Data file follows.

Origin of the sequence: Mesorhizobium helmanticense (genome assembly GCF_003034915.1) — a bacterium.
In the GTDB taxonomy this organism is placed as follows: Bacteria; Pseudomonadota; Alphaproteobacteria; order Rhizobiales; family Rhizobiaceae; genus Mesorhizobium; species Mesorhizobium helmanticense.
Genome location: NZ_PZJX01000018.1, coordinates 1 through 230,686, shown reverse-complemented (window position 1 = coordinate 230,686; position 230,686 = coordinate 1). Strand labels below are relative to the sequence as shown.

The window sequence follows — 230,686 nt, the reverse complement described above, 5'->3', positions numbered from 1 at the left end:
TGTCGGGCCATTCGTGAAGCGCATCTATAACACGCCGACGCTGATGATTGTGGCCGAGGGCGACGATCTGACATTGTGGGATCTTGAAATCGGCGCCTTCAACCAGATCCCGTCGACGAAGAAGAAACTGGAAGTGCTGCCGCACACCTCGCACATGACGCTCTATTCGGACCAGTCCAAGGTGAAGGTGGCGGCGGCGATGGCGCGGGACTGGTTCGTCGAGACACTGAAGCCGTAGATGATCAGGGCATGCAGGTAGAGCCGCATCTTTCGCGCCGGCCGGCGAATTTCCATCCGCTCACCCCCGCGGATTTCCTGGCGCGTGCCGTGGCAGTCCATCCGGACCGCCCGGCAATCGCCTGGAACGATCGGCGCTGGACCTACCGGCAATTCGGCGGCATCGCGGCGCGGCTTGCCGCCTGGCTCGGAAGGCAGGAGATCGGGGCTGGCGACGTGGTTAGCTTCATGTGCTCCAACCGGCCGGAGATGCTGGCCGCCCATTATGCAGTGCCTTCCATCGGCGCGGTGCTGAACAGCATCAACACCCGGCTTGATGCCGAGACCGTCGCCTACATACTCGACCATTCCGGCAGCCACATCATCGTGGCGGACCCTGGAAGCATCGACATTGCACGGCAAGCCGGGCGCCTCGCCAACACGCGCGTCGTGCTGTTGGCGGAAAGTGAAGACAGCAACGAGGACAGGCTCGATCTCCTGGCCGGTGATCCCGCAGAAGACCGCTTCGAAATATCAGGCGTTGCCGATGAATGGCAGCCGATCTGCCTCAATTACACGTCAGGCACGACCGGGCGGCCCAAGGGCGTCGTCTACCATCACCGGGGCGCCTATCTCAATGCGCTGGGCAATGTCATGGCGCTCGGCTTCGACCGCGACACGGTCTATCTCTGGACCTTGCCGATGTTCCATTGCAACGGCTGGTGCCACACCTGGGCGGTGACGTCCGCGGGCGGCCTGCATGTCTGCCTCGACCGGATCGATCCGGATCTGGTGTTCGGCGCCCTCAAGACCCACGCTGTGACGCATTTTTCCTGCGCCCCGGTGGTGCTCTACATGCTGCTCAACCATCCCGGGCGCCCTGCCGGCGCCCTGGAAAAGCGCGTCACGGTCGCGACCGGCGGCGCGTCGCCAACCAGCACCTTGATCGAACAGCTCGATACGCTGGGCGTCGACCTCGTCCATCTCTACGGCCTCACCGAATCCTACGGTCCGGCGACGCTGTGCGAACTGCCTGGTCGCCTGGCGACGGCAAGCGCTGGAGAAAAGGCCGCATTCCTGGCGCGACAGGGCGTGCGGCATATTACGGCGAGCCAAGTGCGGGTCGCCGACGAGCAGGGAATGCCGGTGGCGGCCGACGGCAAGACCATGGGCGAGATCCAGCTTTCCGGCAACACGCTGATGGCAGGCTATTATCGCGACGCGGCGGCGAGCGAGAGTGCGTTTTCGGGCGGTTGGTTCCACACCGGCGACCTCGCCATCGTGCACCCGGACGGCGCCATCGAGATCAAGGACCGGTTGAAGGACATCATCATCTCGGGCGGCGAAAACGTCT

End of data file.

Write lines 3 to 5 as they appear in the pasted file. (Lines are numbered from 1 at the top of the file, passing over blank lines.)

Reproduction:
Genome location: NZ_PZJX01000018.1, coordinates 1 through 230,686, shown reverse-complemented (window position 1 = coordinate 230,686; position 230,686 = coordinate 1). Strand labels below are relative to the sequence as shown.

The window sequence follows — 230,686 nt, the reverse complement described above, 5'->3', positions numbered from 1 at the left end:
TGTCGGGCCATTCGTGAAGCGCATCTATAACACGCCGACGCTGATGATTGTGGCCGAGGGCGACGATCTGACATTGTGGGATCTTGAAATCGGCGCCTTCAACCAGATCCCGTCGACGAAGAAGAAACTGGAAGTGCTGCCGCACACCTCGCACATGACGCTCTATTCGGACCAGTCCAAGGTGAAGGTGGCGGCGGCGATGGCGCGGGACTGGTTCGTCGAGACACTGAAGCCGTAGATGATCAGGGCATGCAGGTAGAGCCGCATCTTTCGCGCCGGCCGGCGAATTTCCATCCGCTCACCCCCGCGGATTTCCTGGCGCGTGCCGTGGCAGTCCATCCGGACCGCCCGGCAATCGCCTGGAACGATCGGCGCTGGACCTACCGGCAATTCGGCGGCATCGCGGCGCGGCTTGCCGCCTGGCTCGGAAGGCAGGAGATCGGGGCTGGCGACGTGGTTAGCTTCATGTGCTCCAACCGGCCGGAGATGCTGGCCGCCCATTATGCAGTGCCTTCCATCGGCGCGGTGCTGAACAGCATCAACACCCGGCTTGATGCCGAGACCGTCGCCTACATACTCGACCATTCCGGCAGCCACATCATCGTGGCGGACCCTGGAAGCATCGACATTGCACGGCAAGCCGGGCGCCTCGCCAACACGCGCGTCGTGCTGTTGGCGGAAAGTGAAGACAGCAACGAGGACAGGCTCGATCTCCTGGCCGGTGATCCCGCAGAAGACCGCTTCGAAATATCAGGCGTTGCCGATGAATGGCAGCCGATCTGCCTCAATTACACGTCAGGCACGACCGGGCGGCCCAAGGGCGTCGTCTACCATCACCGGGGCGCCTATCTCAATGCGCTGGGCAATGTCATGGCGCTCGGCTTCGACCGCGACACGGTCTATCTCTGGACCTTGCCGATGTTCCATTGCAACGGCTGGTGCCACACCTGGGCGGTGACGTCCGCGGGCGGCCTGCATGTCTGCCTCGACCGGATCGATCCGGATCTGGTGTTCGGCGCCCTCAAGACCCACGCTGTGACGCATTTTTCCTGCGCCCCGGTGGTGCTCTACATGCTGCTCAACCATCCCGGGCGCCCTGCCGGCGCCCTGGAAAAGCGCGTCACGGTCGCGACCGGCGGCGCGTCGCCAACCAGCACCTTGATCGAACAGCTCGATACGCTGGGCGTCGACCTCGTCCATCTCTACGGCCTCACCGAATCCTACGGTCCGGCGACGCTGTGCGAACTGCCTGGTCGCCTGGCGACGGCAAGCGCTGGAGAAAAGGCCGCATTCCTGGCGCGACAGGGCGTGCGGCATATTACGGCGAGCCAAGTGCGGGTCGCCGACGAGCAGGGAATGCCGGTGGCGGCCGACGGCAAGACCATGGGCGAGATCCAGCTTTCCGGCAACACGCTGATGGCAGGCTATTATCGCGACGCGGCGGCGAGCGAGAGTGCGTTTTCGGGCGGTTGGTTCCACACCGGCGACCTCGCCATCGTGCACCCGGACGGCGCCATCGAGATCAAGGACCGGTTGAAGGACATCATCATCTCGGGCGGCGAAAACGTCT